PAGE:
Theory is a tricky concept. It is also a tricky word. A very tricky process. To attempt a discussion on theory is to commit yourself to hours of back-and-forth between definitions and ideas, fully knowing there will be no resolution. So why attempt a discourse on theory? Roy Ellen remarks that the different forms of theory allow alternative inquiries of the same data (Ellen, 2010). Exploring and understanding a range of theory is beneficial to creating a holistic anthropological perspective.
On one end of the spectrum are those grand, universal theories. These seek to explain ultimate causes, and have been referred to as the study of common sense (Herzfeld, 1997). A current example of this type of theoretical orientation is Luis Bettencourt’s theory on settlement scaling. Bettencourt, a Professor of Complex Systems at the Santa Fe Institute presents a formula intended to measure and scale the interrelated facets of urban growth. This formula is, according to Bettencourt useful in the modeling of city scale. The goal of formulaic analysis of city scaling is to better understand the interdependencies and intricacies of city operation. Bettencourt defines criteria for measures of urban efficiency, primarily based on positive and negative social interactions, and transportation energy. According to Bettencourt measures of urban efficiency appear to balance societal output with infrastructural costs.
On the opposite end, there are those locally specific theories which, as Ellen discusses, often take a Geertzian “thick description” approach (Ellen, 2010). The data is specific, and generalizations are only relevant to the scope of the data. This can be illustrated with Lewis-Williams work examining altered states of consciousness through San rock art. Although his work is an essential basis for any rock art scholar, many have taken his generalizations and applied them to external contexts.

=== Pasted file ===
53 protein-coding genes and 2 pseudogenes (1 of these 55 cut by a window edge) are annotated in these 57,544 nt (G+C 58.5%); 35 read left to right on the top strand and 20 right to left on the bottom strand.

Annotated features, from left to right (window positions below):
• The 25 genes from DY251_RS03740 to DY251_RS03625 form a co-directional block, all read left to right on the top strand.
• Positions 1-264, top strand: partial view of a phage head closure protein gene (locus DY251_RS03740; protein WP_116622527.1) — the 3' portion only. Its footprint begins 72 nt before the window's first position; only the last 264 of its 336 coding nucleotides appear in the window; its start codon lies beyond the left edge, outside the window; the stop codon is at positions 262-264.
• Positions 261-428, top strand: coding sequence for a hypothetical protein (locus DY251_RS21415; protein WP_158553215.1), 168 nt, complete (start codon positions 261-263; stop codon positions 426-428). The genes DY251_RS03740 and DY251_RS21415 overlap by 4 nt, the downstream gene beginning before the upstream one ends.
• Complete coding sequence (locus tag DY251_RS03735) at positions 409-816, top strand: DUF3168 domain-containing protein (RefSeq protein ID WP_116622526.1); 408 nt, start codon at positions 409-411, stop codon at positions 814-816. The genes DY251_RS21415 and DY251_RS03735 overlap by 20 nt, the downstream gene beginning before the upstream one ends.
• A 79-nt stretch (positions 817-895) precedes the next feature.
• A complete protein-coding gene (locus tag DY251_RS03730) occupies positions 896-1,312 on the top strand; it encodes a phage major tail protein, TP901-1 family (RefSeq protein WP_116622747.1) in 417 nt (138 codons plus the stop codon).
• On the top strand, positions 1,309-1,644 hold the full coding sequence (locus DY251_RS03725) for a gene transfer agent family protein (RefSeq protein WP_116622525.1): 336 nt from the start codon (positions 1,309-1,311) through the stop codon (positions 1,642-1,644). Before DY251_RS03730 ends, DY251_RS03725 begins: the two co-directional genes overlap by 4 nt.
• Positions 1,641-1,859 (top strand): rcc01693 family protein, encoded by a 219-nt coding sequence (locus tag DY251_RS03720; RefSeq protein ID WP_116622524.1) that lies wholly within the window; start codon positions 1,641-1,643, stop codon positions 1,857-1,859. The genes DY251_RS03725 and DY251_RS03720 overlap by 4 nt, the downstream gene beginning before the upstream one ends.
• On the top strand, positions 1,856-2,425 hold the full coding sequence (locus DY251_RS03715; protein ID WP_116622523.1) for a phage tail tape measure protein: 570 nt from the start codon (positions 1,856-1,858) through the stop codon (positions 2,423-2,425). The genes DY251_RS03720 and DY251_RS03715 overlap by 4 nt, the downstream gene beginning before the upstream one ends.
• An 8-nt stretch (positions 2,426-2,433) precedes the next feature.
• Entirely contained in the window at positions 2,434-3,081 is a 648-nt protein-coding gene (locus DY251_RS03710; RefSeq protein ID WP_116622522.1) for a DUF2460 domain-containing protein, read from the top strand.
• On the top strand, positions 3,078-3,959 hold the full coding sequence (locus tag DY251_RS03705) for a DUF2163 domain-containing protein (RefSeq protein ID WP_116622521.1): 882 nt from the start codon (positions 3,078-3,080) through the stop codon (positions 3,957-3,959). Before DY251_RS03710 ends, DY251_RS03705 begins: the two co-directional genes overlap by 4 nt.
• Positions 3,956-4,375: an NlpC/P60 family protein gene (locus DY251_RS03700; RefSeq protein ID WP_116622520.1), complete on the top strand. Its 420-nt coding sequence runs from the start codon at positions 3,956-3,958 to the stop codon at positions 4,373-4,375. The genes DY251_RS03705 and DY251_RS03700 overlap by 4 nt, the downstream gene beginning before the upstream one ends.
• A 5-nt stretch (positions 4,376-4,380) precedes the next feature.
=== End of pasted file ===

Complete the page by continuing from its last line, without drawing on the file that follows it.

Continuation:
Betwixt and between these two ends is the middle range. The workable, liminal space of middle-range theories serve to facilitate negotiations between “grand theory”, theories dealing with large-scale abstractions and universals of human behavior, and small-scale, locally specific theories and working hypotheses. This idea is reminiscent of Forslund’s MRT confidential, which is more of a critique on archaeological middle range theories (made popular by Lewis Binford’s new archaeology). Although not exactly speaking to the working space of the middle range, it if often the place of balance between theory and practice in anthropology. Although in theoretical in form, middle range theories often act as more of an interpretive methodology.
The liminal workspace of the middle range can be illustrated in a recent study by Ortman (2015). This study which applied Bettencourt’s settlement scaling theory to archaeological data in South America. Ortman views human cities as a space for social networking. This article examines previous works on population size relative to land area, as well as monument construction and house size. Ortman proposes that the linear scale (Bettencourt 2013) which measures urban efficiency shows that socioeconomic outputs increase more rapidly than population size. Ortman suggests that scaling models can be applied to data from ancient societies to help in the orientation of inference and interpretation. This shows the working space between the ultimate cause of social productivity, and the specific local site data. Without the local data, there is no reference for grand theory.